You’ve fed, burped, changed, entertained, and soothed your baby, but she’s still crying. The question begs itself: should you systematically hold or rock your crying baby in that case? Or is it OK to let them cry for a while? And how much is a ‘while’?
There’s no consensus on this question from experts. What most would agree on is that it’s up to the parents and there is no evidence of immediate or long-term harm or gain to your baby whichever method you adopt. Your baby is reassured by her parents and by the rocking motion which reminds her of being in the womb. Similarly, as a new parent and a new mom in particular, holding your baby triggers the bonding process and is something you will do quite naturally. There will be times, however, when your baby’s need for comfort exceeds your capacity to follow through and drains your resources. Your character, your physical state, your lack of sleep, your level of alertness as well as your psychological state should all factor into your decision to push yourself to continue carrying your baby.
For me, my lack of experience as a mom and my tendency to over-worry meant that it was impossible for me to leave my baby crying for extended periods of time during his first couple of months. I almost systematically held or rocked my crying baby until about 3 months, pushing myself beyond my limits at times. This was partly motivated by my anxiety and my fear that I was not able to respond to his basic needs. At around 3 months, I gradually realized that my attitude is exaggerated and started to tone it down. My baby’s growing weight, his otherwise clear signs of contentment during most of the day, and my own accumulated fatigue led me to confidently start leaving him to cry for short periods of time by himself. I would recommend taking a pragmatic approach to this question as opposed to an ideological one. I would sometimes delay my basic needs such as eating or going to the toilet just to hold him. When he woke up crying, I would move as fast as I could and do whatever it takes to stop the crying. With hindsight, I don’t think that was necessary and this attitude can have numerous side-effects such as excessive fatigue, less efficient breastfeeding, lack of ability to respond to your baby’s physical needs when they emerge soon after and potentially, not allowing your baby the chance to soothe herself independently.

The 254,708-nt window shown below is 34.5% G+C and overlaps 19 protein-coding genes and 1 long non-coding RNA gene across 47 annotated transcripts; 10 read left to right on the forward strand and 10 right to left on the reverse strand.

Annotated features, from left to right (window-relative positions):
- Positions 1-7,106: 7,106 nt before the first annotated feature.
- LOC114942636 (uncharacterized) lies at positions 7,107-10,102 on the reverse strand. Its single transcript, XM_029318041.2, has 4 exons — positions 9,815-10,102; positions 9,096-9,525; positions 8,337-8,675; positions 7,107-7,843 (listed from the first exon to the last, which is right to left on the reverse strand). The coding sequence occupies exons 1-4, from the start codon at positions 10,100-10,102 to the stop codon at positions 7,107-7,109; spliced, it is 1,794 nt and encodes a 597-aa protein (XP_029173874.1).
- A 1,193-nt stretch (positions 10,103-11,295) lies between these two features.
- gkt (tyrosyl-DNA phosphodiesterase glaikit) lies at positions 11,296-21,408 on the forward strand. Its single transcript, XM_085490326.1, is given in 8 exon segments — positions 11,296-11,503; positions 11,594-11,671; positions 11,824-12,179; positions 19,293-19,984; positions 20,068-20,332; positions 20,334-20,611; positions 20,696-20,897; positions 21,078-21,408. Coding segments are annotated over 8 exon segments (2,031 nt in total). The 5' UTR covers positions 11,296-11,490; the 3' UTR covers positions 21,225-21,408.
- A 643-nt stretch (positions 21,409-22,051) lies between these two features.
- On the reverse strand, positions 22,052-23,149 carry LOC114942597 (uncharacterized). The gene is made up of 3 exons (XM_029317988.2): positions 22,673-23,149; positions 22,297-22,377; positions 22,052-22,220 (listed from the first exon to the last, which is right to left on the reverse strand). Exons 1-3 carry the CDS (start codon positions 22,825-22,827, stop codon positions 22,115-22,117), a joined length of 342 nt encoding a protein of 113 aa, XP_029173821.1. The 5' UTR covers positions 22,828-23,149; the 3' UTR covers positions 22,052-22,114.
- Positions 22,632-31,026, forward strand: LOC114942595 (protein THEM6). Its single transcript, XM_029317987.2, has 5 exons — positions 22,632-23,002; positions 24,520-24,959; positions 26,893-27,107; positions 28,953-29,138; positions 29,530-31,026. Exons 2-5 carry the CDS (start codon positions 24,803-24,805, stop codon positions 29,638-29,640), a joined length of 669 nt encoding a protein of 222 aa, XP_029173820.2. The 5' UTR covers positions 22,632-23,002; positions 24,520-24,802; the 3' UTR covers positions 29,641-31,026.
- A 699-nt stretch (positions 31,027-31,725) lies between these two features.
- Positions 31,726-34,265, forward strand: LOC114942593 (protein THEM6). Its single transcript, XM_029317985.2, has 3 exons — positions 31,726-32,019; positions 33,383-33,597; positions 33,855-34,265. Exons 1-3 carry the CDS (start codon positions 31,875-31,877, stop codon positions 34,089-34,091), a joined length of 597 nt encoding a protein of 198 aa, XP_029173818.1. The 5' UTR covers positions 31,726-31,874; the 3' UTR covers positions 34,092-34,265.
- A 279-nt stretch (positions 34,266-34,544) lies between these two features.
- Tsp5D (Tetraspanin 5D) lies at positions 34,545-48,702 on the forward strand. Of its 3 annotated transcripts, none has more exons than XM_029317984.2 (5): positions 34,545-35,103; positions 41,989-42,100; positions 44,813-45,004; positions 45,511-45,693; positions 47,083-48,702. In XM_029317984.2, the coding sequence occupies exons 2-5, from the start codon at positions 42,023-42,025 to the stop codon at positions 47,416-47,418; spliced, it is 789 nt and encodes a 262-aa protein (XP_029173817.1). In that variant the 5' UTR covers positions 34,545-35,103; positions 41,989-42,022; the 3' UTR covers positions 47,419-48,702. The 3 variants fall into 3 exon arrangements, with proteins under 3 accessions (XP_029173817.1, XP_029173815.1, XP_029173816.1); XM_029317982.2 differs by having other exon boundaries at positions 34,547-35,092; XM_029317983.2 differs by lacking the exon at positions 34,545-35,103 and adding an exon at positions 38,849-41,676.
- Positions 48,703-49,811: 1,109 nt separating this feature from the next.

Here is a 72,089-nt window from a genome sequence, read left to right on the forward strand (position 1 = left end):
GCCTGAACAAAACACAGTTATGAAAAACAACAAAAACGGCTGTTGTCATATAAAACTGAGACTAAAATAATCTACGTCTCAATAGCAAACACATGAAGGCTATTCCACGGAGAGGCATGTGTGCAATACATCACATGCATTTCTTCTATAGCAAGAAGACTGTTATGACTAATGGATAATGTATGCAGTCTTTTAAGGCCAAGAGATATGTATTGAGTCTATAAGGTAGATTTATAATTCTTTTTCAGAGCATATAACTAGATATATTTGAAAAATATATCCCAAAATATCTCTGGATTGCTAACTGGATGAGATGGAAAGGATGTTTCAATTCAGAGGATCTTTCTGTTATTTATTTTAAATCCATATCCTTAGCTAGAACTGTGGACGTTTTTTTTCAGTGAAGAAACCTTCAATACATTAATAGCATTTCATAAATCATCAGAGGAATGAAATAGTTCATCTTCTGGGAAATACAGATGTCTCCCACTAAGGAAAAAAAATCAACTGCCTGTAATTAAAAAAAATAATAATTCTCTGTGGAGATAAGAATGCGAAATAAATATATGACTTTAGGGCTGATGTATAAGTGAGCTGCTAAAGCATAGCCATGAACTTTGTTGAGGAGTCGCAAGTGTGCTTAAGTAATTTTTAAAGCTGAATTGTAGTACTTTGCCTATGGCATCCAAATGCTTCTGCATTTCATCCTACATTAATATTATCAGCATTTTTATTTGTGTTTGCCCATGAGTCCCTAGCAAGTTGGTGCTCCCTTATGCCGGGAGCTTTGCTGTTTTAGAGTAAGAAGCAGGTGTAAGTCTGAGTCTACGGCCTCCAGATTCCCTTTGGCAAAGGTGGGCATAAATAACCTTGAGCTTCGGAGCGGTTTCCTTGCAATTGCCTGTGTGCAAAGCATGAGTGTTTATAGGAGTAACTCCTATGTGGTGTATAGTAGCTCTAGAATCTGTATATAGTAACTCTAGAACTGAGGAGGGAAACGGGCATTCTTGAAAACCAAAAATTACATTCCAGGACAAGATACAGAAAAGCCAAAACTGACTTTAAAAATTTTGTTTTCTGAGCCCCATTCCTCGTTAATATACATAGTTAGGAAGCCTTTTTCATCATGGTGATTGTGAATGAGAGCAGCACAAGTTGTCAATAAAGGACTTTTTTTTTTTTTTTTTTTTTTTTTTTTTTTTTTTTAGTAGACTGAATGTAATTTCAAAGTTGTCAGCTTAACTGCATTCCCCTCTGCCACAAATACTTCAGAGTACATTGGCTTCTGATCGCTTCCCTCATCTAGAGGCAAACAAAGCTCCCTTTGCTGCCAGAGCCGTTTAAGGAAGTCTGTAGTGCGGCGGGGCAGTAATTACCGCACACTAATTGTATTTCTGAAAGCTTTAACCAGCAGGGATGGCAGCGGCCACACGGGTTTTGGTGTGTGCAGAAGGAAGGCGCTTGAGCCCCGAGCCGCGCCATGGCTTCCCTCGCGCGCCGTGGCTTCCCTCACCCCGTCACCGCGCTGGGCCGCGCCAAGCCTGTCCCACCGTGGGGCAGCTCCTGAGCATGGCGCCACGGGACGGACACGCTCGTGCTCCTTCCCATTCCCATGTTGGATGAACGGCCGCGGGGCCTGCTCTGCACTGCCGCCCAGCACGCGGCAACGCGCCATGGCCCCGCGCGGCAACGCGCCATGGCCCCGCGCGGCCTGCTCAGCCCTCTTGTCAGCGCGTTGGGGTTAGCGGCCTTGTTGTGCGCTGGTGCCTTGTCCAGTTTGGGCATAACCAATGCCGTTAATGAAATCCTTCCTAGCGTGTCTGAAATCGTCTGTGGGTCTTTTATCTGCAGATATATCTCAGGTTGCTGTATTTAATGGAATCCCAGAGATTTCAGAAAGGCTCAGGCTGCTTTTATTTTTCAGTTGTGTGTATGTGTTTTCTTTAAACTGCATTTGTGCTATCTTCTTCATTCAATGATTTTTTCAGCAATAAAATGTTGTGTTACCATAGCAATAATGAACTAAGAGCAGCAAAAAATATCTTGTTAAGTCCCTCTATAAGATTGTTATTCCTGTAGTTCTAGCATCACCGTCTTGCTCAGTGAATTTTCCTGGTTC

To sum up, do what feels right to you, but, depending on your character, keep an eye out for a natural tendency to overdo the carrying and allow yourself to experiment different techniques and to change your mind along the way.